Similarly, Pope Francis’ apostolic exhortation, Evangelii Gaudium argues that “it is not by proselytism that the church grows, but by attraction”, distinguishing between “the imposition of obligations” and “to invite others to a delicious banquet”. The extended processes of ecumenical dialogue led by bodies like the World Council of Churches have reached similar conclusions to the Roman Catholic Church – proselytism is usually taken to describe distorted and unworthy approaches to religious conversion.
Critics, however, might argue justifiably that by disavowing proselytism whilst simultaneously insisting that charity can’t “leave God and Christ aside”, the religious are deliberately creating grey areas and attempting to dodge secular bullets. Both the encyclical and the exhortation identify the need to be concerned with the ‘whole man’, and are clear that “Christians have the duty to proclaim the Gospel without excluding anyone” – Wouldn’t that count as proselytism for most people?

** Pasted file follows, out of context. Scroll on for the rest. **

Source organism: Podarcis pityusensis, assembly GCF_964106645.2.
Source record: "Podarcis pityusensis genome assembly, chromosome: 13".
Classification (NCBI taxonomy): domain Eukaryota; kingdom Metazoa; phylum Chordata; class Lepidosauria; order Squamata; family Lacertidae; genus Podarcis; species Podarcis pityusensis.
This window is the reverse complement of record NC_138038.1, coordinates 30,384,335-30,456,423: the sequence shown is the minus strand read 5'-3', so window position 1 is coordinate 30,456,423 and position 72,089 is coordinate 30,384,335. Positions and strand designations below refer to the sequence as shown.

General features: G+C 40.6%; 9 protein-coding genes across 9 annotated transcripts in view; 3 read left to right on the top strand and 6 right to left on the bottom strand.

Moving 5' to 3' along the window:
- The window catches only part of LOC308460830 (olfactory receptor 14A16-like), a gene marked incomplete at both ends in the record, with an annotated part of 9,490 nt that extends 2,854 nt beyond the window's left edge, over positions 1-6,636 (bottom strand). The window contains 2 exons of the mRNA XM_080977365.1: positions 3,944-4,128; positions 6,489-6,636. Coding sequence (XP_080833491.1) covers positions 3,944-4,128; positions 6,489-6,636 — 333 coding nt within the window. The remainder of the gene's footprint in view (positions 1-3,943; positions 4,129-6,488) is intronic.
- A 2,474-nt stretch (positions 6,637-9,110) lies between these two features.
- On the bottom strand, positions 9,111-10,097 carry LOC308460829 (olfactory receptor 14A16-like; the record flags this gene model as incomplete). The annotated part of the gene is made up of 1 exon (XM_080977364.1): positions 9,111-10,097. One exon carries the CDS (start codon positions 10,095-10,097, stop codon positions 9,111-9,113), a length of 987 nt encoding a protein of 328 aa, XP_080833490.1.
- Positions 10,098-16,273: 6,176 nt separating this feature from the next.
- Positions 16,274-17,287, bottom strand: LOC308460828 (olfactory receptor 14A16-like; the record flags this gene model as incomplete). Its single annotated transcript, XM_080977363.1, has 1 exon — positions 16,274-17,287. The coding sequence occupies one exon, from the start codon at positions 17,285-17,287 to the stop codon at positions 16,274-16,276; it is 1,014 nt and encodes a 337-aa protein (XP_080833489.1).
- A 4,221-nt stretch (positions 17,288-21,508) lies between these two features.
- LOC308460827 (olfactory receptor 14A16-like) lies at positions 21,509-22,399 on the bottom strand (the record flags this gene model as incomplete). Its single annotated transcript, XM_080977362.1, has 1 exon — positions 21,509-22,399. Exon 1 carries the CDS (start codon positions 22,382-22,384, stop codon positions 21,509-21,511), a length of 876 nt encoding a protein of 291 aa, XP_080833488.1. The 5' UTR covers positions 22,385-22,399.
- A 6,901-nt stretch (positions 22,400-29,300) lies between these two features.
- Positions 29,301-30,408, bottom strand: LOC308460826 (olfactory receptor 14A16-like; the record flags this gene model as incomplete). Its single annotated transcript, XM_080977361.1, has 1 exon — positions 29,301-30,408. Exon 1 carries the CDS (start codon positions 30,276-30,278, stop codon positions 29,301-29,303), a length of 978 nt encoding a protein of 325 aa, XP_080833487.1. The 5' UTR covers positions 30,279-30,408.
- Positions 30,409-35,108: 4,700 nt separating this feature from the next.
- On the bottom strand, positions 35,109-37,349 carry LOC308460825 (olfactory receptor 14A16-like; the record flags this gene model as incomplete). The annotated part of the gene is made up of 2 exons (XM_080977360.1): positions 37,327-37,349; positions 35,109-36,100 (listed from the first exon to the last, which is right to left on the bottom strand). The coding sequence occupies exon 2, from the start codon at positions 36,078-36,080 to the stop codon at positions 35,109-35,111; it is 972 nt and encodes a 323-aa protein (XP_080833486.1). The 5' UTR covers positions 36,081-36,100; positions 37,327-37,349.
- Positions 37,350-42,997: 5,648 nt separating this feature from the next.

Even well-disposed commentators have argued that the definitions between, for example, ‘evangelism’ and ‘mission’ and ‘proselytism’ are either too subtle or too arbitrary for a broad audience. And the broader the audience, the more the diversity. Bishop Desmond Tutu said, “We appear to be scared of diversity in ethnicities, in religious faiths, in political and ideological points of view. We have an impatience with anything and anyone that suggests there might just be another perspective, another way of looking at the same thing, another answer worth exploring.”
The missionary project has historically been the spearhead of colonial interests. As the imperial powers of Europe set their sights on new geographic regions to expand their spheres of influence in the 19th century, Africa emerged as a prime location for colonisation due to its wealth of natural resources and purportedly undeveloped economies ripe for exploitation.